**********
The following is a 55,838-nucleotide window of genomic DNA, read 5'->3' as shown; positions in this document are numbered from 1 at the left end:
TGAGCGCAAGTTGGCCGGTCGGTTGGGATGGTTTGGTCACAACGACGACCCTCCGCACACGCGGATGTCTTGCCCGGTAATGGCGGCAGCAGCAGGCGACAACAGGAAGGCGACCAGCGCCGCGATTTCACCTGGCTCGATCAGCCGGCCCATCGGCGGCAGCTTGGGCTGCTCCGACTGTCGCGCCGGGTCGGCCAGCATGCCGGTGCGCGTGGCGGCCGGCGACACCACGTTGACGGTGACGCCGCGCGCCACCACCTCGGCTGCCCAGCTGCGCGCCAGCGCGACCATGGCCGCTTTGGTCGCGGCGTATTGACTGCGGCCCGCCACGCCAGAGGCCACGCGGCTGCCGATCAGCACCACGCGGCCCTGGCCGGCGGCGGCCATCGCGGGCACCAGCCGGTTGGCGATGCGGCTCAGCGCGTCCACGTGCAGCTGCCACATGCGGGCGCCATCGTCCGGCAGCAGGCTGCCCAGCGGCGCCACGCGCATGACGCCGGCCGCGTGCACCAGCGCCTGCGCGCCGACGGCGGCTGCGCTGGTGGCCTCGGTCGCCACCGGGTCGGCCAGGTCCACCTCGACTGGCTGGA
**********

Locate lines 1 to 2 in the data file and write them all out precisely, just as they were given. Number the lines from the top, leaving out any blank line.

The following is a 55,838-nucleotide window of genomic DNA, read 5'->3' as shown; positions in this document are numbered from 1 at the left end:
TGAGCGCAAGTTGGCCGGTCGGTTGGGATGGTTTGGTCACAACGACGACCCTCCGCACACGCGGATGTCTTGCCCGGTAATGGCGGCAGCAGCAGGCGACAACAGGAAGGCGACCAGCGCCGCGATTTCACCTGGCTCGATCAGCCGGCCCATCGGCGGCAGCTTGGGCTGCTCCGACTGTCGCGCCGGGTCGGCCAGCATGCCGGTGCGCGTGGCGGCCGGCGACACCACGTTGACGGTGACGCCGCGCGCCACCACCTCGGCTGCCCAGCTGCGCGCCAGCGCGACCATGGCCGCTTTGGTCGCGGCGTATTGACTGCGGCCCGCCACGCCAGAGGCCACGCGGCTGCCGATCAGCACCACGCGGCCCTGGCCGGCGGCGGCCATCGCGGGCACCAGCCGGTTGGCGATGCGGCTCAGCGCGTCCACGTGCAGCTGCCACATGCGGGCGCCATCGTCCGGCAGCAGGCTGCCCAGCGGCGCCACGCGCATGACGCCGGCCGCGTGCACCAGCGCCTGCGCGCCGACGGCGGCTGCGCTGGTGGCCTCGGTCGCCACCGGGTCGGCCAGGTCCACCTCGACTGGCTGGA